Behind the gates of La Grande Maison | Robb Report Singapore

Behind the gates of La Grande Maison

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Belle of Bordeaux

There are few places in the world as closely associated with wine as Bordeaux. The picturesque city in south-western France is synonymous the world over with rich, earthy reds and vibrant whites. This year, however, the talk of the town is not the latest vintage but La Grande Maison, the restaurant and boutique hotel that vintner Bernard Magrez and the Michelin-starred French chef Joel Robuchon installed in a handsome 18th century manor.

Since its opening last December, the restaurant’s two Napoleon III–style dining rooms have been booked solid. The demand for tables originates partly with the wine trade, whose luminaries have adopted the new eatery as their preferred gathering place; however, a renewed emphasis on great food among the Bordelaises at large has also contributed significantly to the establishment’s success. Although the city has always boasted excellent restaurants, what diners drank there often mattered more than what they ate. Now the tables have turned.

“I wanted to create a restaurant with a great harmony between what you eat and what you drink," says Magrez, the owner of four Grands Crus Classes chateaux in the region and dozens of other estates in France and around the world. “Bordeaux was not only ready for a great new restaurant, it needed one. The city has evolved so much over the last 15 years – it’s younger and more worldly than it was before."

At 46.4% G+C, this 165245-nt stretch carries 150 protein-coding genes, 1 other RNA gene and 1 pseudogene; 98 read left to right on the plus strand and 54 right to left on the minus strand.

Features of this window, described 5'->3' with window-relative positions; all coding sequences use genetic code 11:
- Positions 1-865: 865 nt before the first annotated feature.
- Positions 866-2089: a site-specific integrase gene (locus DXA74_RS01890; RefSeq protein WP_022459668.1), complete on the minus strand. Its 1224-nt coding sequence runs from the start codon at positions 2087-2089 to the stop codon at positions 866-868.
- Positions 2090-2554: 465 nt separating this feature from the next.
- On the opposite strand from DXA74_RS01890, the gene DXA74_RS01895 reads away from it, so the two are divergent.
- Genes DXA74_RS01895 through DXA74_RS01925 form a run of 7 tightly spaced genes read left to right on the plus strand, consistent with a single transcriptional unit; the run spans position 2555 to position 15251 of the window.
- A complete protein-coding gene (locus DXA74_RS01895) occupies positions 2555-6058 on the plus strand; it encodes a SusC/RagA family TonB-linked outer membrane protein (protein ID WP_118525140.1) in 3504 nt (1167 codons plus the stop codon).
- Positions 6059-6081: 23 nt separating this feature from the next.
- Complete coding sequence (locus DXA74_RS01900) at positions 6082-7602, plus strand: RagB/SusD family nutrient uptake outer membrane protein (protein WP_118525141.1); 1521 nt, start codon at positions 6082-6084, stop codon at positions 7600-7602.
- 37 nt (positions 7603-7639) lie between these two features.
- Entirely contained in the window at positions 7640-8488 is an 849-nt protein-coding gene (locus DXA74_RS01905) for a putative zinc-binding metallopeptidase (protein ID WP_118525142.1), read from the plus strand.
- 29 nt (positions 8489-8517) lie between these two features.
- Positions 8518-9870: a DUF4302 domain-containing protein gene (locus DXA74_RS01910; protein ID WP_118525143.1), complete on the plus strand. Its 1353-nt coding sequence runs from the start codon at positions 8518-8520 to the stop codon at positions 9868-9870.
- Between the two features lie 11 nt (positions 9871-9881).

Robuchon also anticipated the moment. “I knew there would be a clientele for a serious gastronomic restaurant in Bordeaux," says Robuchon, who holds 28 Michelin stars. “And speaking as a chef, it’s a gastronomically discerning city with remarkable produce – some of the world’s best lamb comes from Pauillac; the seafood is superb; there are wild mushrooms in season."

These raw materials Robuchon entrusted to his long-time sous chef, Tomonori Danzaki. His contemporary cooking contrasts dramatically with the dining rooms’ velvet banquettes and Baccarat chandeliers. The kitchen’s modern and meticulous approach is evident in such presentations as a medallion of caviar-garnished crabmeat served on a mirror of crab aspic topped with tiny tufts of cauliflower cream decorated with dark green dots of herbal jus. To accompany these delicacies, diners may select a bottle of wine from one of the best lists in France, which contains 259 Grands Crus Classes de Bordeaux (including prized bottles from Magrez’s crown jewel, Chateau Pape Clement in Pessac), as well as vintages from California, Chile, Morocco and even Japan. But the sweetest finale to an evening of epicurean indulgence is retiring to one of La Grande Maison’s six splendidly appointed guest rooms.

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Published 12th November 2015